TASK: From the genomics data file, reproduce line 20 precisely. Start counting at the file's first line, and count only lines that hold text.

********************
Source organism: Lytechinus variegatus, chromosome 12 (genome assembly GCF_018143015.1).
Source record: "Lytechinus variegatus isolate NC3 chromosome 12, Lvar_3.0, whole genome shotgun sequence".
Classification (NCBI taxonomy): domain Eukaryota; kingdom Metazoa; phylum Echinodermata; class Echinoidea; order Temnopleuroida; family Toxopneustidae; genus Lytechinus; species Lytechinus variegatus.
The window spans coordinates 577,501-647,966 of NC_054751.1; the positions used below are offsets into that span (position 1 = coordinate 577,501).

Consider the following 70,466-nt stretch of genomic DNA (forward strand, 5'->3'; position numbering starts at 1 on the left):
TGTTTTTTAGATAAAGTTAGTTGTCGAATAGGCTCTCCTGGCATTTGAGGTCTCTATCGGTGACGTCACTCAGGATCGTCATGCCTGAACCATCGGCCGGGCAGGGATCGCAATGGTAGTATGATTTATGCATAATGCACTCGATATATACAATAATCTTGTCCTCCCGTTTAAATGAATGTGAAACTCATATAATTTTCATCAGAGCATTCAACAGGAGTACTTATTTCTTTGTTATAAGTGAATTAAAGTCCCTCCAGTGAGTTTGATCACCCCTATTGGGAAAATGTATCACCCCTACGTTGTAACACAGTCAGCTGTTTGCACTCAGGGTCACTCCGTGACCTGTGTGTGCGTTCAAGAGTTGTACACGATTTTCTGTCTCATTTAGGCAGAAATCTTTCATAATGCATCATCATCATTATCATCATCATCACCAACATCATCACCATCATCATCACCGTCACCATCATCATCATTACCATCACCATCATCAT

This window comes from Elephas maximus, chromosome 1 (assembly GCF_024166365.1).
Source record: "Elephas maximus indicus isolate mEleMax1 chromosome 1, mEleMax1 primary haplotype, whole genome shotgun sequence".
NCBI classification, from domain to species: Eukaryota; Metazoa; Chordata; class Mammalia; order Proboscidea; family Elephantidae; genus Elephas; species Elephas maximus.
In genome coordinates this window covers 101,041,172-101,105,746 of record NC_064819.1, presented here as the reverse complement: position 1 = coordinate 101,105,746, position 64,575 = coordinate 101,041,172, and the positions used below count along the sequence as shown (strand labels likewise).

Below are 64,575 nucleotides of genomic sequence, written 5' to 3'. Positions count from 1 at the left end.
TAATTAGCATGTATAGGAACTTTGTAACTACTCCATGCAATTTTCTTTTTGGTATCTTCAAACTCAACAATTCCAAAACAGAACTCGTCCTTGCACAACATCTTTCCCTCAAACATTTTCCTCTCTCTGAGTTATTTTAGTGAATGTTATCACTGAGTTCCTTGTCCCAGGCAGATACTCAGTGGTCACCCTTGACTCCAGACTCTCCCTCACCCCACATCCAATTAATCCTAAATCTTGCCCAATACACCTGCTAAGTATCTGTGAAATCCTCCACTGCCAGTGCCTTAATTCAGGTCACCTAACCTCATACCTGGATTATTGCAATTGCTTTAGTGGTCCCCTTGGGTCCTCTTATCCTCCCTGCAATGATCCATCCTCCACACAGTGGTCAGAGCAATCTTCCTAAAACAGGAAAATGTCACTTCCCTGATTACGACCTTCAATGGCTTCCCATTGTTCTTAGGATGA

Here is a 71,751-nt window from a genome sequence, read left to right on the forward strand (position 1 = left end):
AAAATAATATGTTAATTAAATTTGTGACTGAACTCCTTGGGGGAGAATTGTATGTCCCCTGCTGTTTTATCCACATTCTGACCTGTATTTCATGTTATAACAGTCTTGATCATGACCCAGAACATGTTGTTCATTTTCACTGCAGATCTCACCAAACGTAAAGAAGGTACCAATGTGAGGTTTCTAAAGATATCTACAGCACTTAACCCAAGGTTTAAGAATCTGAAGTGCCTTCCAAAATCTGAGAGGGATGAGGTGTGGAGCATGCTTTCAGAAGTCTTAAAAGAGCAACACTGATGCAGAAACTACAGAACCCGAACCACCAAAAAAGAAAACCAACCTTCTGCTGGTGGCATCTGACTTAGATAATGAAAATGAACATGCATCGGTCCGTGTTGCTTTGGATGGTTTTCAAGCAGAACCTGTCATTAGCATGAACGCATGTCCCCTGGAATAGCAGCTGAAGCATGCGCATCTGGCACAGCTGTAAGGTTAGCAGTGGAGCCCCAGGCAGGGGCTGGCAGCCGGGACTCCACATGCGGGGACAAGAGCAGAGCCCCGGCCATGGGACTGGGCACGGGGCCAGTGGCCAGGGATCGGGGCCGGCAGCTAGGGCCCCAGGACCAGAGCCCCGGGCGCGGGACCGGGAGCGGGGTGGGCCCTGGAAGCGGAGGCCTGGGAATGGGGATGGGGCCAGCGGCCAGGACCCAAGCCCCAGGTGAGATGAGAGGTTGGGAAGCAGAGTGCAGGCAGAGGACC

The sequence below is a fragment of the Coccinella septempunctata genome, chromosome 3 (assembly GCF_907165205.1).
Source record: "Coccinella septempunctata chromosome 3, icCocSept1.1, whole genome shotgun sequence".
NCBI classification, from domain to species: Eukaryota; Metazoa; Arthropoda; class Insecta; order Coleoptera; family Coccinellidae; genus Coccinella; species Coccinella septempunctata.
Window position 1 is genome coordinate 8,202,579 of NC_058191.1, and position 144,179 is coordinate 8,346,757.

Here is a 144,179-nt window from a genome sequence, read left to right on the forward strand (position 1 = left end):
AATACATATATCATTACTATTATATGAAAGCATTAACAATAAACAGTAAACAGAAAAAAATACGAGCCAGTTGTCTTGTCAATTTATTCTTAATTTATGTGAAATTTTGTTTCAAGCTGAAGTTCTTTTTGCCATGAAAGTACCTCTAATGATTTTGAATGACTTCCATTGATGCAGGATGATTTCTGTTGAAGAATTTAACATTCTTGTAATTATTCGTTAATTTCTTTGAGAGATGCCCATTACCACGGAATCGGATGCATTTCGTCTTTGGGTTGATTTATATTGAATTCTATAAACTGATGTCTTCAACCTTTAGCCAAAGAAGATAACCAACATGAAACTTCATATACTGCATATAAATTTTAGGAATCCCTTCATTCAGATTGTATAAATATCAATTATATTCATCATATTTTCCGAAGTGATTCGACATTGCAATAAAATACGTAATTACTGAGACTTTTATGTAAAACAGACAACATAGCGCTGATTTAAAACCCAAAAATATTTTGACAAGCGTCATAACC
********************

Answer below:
AATACATATATCATTACTATTATATGAAAGCATTAACAATAAACAGTAAACAGAAAAAAATACGAGCCAGTTGTCTTGTCAATTTATTCTTAATTTATGTGAAATTTTGTTTCAAGCTGAAGTTCTTTTTGCCATGAAAGTACCTCTAATGATTTTGAATGACTTCCATTGATGCAGGATGATTTCTGTTGAAGAATTTAACATTCTTGTAATTATTCGTTAATTTCTTTGAGAGATGCCCATTACCACGGAATCGGATGCATTTCGTCTTTGGGTTGATTTATATTGAATTCTATAAACTGATGTCTTCAACCTTTAGCCAAAGAAGATAACCAACATGAAACTTCATATACTGCATATAAATTTTAGGAATCCCTTCATTCAGATTGTATAAATATCAATTATATTCATCATATTTTCCGAAGTGATTCGACATTGCAATAAAATACGTAATTACTGAGACTTTTATGTAAAACAGACAACATAGCGCTGATTTAAAACCCAAAAATATTTTGACAAGCGTCATAACC